Reading success stories of great statesmen stimulates motivational enzyme within us and we all wish to emulate them on our path of success.
MBA Rendezvous is presenting you on every Saturday a motivational story of successful Professional.
Read story of Nelson Mandela
A name to reckon with in the freedom movement, Nelson Rolihlahla Mandela popularly known as Nelson Mandela was the first president of South Africa to be elected from 1994 to 1999 in a fully representative democratic election.
Before his presidency, Mandela was an anti-apartheid activist, and the leader of Umkhonto we Sizwe, the armed wing of the African National Congress (ANC). In South Africa, he is often known as Madiba.
In his entire lifetime Mandela has received more than 250 awards over four decades, including the 1993 Nobel Peace Prize. He shared the prestigious award with F.W. deKlerk, South Africa’s last white president. Their combined efforts ended apartheid and brought about a peaceful transition to non-racial democracy in South Africa.
Born on July 18, 1918 the foster son of a Thembu chief, Mandela was raised in the traditional, tribal culture of his ancestors, but at an early age learned about the ugly racial discrimination, Apartheid which emerged as one of the most powerful and effective systems of oppression ever conceived.
His early years were that of an impoverished student and law clerk in Johannesburg. His slow political awakening led to the rebirth of a stagnant ANC, a black liberation group that opposed South Africa’s white minority government and apartheid and the formation of its Youth League in the 1950s.
Mandela was initially opposed to violence, but after a massacre of unarmed black South Africans in 1962, he began advocating acts of sabotage against the government. The same year he was arrested and following the notorious Rivonia Trial of 1964 he was sentenced to life imprisonment. There he began his twenty-seven year stay in prison on Robben Island. The 400-year-old prison is now a museum.
During his imprisonment, Mandela became a symbol of the anti-apartheid movement among South Africa’s black population and among the international community that opposed apartheid.
Mandela rejected several government offers to allow him to leave prison on the condition that he will renounce violence. Following his release on 11 February 1990, Mandela instantly became an international hero.
Three years after his release, South Africans of all races were allowed to vote for the first time in a national election. They selected Mandela as their president, giving him 62% of the vote.
The same person who was once was a symbol of black resistance in South Africa later eventually because the nation’s first black president. He led his party in the negotiations that led to multi-racial democracy in 1994.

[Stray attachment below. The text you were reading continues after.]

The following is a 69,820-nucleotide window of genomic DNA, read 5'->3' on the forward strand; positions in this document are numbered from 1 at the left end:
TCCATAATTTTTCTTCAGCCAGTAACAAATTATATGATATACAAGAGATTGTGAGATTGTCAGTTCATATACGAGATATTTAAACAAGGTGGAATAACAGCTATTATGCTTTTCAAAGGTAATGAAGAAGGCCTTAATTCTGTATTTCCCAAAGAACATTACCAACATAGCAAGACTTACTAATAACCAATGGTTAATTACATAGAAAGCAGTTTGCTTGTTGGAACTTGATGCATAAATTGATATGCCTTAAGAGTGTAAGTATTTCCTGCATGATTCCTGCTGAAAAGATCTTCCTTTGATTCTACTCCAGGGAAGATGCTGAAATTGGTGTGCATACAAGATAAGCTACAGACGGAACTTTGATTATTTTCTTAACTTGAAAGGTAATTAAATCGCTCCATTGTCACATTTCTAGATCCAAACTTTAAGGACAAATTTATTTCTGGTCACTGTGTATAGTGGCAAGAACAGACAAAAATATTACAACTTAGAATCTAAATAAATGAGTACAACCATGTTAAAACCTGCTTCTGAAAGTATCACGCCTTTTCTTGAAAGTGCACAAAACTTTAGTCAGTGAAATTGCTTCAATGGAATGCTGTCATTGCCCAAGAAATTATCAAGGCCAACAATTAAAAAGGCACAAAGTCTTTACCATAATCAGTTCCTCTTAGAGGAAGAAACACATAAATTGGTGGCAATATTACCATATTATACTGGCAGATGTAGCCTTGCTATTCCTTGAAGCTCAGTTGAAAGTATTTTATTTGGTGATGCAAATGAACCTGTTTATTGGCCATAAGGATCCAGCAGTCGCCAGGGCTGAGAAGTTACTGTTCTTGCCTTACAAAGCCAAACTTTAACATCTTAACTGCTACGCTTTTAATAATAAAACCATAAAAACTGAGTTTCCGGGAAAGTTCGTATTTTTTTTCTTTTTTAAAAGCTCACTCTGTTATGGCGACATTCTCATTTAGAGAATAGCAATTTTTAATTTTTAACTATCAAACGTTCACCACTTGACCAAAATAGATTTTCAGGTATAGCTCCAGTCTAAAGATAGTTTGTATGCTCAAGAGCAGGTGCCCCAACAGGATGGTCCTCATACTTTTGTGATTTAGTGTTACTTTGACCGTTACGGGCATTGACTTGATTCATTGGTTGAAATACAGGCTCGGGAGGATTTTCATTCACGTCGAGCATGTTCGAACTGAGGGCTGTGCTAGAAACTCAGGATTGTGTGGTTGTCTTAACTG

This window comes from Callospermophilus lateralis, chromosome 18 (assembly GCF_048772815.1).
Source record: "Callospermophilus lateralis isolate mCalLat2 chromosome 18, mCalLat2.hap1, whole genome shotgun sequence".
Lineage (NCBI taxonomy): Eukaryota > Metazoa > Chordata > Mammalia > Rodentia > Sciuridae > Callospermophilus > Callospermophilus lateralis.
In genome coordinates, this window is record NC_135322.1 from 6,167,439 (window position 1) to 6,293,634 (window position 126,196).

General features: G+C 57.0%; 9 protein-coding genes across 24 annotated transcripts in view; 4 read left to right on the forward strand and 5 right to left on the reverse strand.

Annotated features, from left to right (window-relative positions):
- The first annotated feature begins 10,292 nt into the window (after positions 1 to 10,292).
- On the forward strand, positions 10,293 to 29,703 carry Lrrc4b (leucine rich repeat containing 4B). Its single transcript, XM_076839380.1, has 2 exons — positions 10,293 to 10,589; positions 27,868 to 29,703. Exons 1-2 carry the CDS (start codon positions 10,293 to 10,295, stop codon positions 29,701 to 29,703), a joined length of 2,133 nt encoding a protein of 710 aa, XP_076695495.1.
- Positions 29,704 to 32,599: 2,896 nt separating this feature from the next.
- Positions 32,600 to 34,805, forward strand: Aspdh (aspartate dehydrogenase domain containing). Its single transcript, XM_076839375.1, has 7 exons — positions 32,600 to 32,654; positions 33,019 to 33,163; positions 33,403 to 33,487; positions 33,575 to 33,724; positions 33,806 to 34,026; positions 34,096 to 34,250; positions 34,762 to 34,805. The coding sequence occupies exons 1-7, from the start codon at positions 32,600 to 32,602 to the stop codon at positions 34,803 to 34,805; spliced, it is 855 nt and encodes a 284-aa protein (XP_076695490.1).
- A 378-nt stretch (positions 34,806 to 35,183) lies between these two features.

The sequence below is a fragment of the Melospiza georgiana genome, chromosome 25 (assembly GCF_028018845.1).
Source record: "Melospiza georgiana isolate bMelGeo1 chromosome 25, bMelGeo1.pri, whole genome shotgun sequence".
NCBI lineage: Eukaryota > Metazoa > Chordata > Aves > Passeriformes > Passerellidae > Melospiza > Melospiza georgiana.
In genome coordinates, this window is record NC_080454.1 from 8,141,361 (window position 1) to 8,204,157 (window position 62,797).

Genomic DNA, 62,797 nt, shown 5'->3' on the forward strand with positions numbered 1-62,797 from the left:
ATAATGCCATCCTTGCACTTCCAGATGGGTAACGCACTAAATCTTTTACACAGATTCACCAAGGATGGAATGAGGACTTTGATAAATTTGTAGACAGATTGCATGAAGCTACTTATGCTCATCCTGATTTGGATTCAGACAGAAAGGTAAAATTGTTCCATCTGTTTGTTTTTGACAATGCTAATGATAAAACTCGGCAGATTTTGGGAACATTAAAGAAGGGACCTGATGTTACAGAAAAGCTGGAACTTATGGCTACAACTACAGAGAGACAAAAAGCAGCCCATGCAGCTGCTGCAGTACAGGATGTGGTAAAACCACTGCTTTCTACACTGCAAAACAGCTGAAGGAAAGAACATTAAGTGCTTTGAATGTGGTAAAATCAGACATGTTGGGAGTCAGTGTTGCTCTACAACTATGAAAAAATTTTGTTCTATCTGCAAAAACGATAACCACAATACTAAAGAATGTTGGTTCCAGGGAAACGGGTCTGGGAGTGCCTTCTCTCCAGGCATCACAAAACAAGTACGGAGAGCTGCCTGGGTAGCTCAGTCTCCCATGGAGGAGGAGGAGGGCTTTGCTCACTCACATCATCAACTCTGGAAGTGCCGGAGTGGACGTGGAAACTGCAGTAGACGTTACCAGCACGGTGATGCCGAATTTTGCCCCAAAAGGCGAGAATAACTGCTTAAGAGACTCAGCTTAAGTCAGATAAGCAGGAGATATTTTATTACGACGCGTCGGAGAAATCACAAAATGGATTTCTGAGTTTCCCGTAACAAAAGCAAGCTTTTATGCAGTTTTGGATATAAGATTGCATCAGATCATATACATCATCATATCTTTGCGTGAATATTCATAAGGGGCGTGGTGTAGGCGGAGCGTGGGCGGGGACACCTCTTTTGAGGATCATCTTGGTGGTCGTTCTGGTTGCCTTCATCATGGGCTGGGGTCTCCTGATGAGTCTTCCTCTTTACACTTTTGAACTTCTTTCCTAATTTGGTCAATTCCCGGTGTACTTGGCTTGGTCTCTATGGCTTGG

As president from 1994 to 1999, he frequently gave priority to reconciliation. Mandela’s government was praised for its treatment of South Africa’s white minorities that produced at last a free, multiracial democracy in South Africa.
Mandela became the oldest elected President of South Africa when he took office at the age of 75 in 1994. He decided not to stand for a second term and retired in 1999, to be succeeded by Thabo Mbeki.
After his retirement, one of Mandela's primary commitments has been to fight against AIDS. He later went on to become an advocate for a variety of social and human rights organizations.
He has expressed his support for the international ‘Make Poverty History’ movement of which the ONE Campaign is a part. He is a vocal supporter of SOS Children's Villages, the world's largest organization dedicated to raising orphaned and abandoned children.
Three organizations associated with Mandela namely the Nelson Mandela Foundation, the Nelson Mandela Children's Fund and the Mandela Rhodes Foundation have been established.
In July 2001 Mandela was diagnosed and treated for prostate cancer. He was treated with a seven-week course of radiation. In June 2004, at the age of 85, Mandela announced that he would be retiring from public life. His health had been declining, and he wanted to enjoy more time with his family. He has appeared in public less often and has been less vocal on topical issues.
The United Nations has pronounced July 18 as Mandela Day which is also his birthday. On this day individuals, communities and organizations are asked to donate 67 minutes to doing something for others, commemorating the 67 years that Nelson Mandela gave to the struggle for social justice.
Despite maintaining a low-profile during the 2010 FIFA World Cup in South Africa, the 93-year-old Mandela made a rare public appearance during the closing ceremony, where he received a "rapturous reception."
‘Long Walk to Freedom’ is his moving and exhilarating autobiography, a book destined to take its place among the finest memoirs of history's greatest figures. To millions of people around the world, Nelson Mandela stands, as no other living figure does.
He was one of the great moral and political leaders of our time: an international hero whose lifelong dedication to the fight against racial oppression in South was instrumental in moving the nation toward multiracial government and majority rule. He is revered everywhere as a vital force in the fight for human rights and racial equality.
His autobiography, 'Long Walk to Freedom', ends with these motivational words:
"After climbing a great hill, one only finds that there are many more hills to climb. I can rest only for a moment, for with freedom come responsibilities, and I dare not linger, for my long walk is not yet ended."
South Africa's first black president and anti-apartheid icon Nelson Mandela has died at Johannesburg with the age of 95 on December 5, 2013. Sad, Nelson Mandela is now resting. “He is now at peace.”